This dress doesn’t sound very scandalous, you might be thinking. Nor does it look scandalous in that painting. To our modern eye, it doesn’t, but to a conservative person of the 1780s, it resembled a chemise – a slip-like piece of clothing that a lady wore under her other clothes, or occasionally as casual-wear when relaxing in the privacy of her boudoir. Basically, it looked like the queen posed for a portrait in her nightgown. This dress style became known as chemise á la reine, forever connecting the queen to the garment’s resemblance to a slip.

In comparison, this gown from 1775 looks a lot heavier and more formal than the muslin gaulle gowns.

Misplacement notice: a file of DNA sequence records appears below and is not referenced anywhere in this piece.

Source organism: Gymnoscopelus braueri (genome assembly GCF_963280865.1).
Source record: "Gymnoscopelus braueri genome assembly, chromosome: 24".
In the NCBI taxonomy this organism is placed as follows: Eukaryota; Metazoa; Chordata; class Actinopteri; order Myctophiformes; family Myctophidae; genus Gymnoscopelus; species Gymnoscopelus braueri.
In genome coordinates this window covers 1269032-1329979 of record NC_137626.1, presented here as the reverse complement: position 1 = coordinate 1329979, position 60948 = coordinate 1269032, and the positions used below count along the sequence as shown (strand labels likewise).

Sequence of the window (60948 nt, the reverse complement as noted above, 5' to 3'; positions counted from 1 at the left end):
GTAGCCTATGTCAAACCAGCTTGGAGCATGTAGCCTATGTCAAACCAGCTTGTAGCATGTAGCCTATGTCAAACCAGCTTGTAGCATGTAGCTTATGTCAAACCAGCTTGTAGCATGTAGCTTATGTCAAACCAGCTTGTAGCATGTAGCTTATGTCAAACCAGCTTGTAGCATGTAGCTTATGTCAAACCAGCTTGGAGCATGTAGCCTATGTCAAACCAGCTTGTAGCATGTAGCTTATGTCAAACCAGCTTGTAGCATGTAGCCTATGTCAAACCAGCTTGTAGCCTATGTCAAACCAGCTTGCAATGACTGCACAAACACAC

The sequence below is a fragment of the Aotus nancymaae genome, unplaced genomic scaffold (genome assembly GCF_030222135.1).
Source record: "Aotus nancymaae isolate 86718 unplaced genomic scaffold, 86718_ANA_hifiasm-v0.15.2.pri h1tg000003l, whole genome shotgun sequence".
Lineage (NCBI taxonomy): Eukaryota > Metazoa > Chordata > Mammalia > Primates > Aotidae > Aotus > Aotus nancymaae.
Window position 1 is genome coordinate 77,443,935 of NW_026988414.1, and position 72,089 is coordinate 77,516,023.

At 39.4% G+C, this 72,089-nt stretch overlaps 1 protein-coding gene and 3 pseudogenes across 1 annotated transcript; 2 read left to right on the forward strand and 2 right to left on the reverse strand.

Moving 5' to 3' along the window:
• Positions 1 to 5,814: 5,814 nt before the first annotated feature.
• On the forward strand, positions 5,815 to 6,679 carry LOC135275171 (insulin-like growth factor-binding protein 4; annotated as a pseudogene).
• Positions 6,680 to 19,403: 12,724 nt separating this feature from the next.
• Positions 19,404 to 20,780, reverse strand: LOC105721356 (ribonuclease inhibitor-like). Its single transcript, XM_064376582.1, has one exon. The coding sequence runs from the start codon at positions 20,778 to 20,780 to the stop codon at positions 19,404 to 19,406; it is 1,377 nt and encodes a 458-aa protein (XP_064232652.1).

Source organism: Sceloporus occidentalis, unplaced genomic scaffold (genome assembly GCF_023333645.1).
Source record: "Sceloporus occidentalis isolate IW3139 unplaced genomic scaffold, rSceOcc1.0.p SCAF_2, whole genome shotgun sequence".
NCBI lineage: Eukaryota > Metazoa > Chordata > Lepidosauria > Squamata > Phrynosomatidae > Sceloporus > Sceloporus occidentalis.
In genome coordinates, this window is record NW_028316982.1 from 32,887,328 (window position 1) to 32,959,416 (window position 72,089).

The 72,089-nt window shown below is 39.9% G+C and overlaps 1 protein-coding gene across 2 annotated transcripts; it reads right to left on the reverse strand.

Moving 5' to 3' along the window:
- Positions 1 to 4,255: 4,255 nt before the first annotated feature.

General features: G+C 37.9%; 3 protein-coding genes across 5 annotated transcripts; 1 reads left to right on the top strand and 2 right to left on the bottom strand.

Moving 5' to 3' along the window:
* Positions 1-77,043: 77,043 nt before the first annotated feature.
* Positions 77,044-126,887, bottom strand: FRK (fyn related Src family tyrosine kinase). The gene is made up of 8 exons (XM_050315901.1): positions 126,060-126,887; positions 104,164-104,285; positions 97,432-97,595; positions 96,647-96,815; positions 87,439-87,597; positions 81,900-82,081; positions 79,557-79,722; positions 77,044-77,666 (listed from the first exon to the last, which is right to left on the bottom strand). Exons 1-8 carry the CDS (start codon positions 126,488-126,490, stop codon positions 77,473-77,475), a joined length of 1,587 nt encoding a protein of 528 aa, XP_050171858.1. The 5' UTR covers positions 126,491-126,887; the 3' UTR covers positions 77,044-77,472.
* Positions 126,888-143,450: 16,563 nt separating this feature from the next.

There were also social and economic factors fueling Marie Antoinette’s fashion detractors. On the social side, wealthy nobles disliked the idea that the simpler style of dressing meant that poor, lower class people could blend in by wearing similar outfits. And economically, by not wearing silk, Marie Antoinette was seen as unpatriotic, failing in her duty to support the French silk industry. One of her contemporary sources even declared that three quarters of the silk workers in Lyon lost their jobs in the 1780s due to her patronage of foreign textile plants to serve her love of muslin.

However, Marie Antoinette can’t be solely blamed for the decline in the French silk industry at the time. Fashions all over Europe were growing increasingly simplified, as were hairstyles. The Duchess of Devonshire in England, a trendsetter herself, also wore airy chemise á la reine gowns. Even Marie Antoinette’s rival, Madame du Barry, wore them, as this portrait of her from 1781 – two years earlier than Marie Antoinette’s –  shows.

Madame du Barry, by Vigée Le Brun, 1781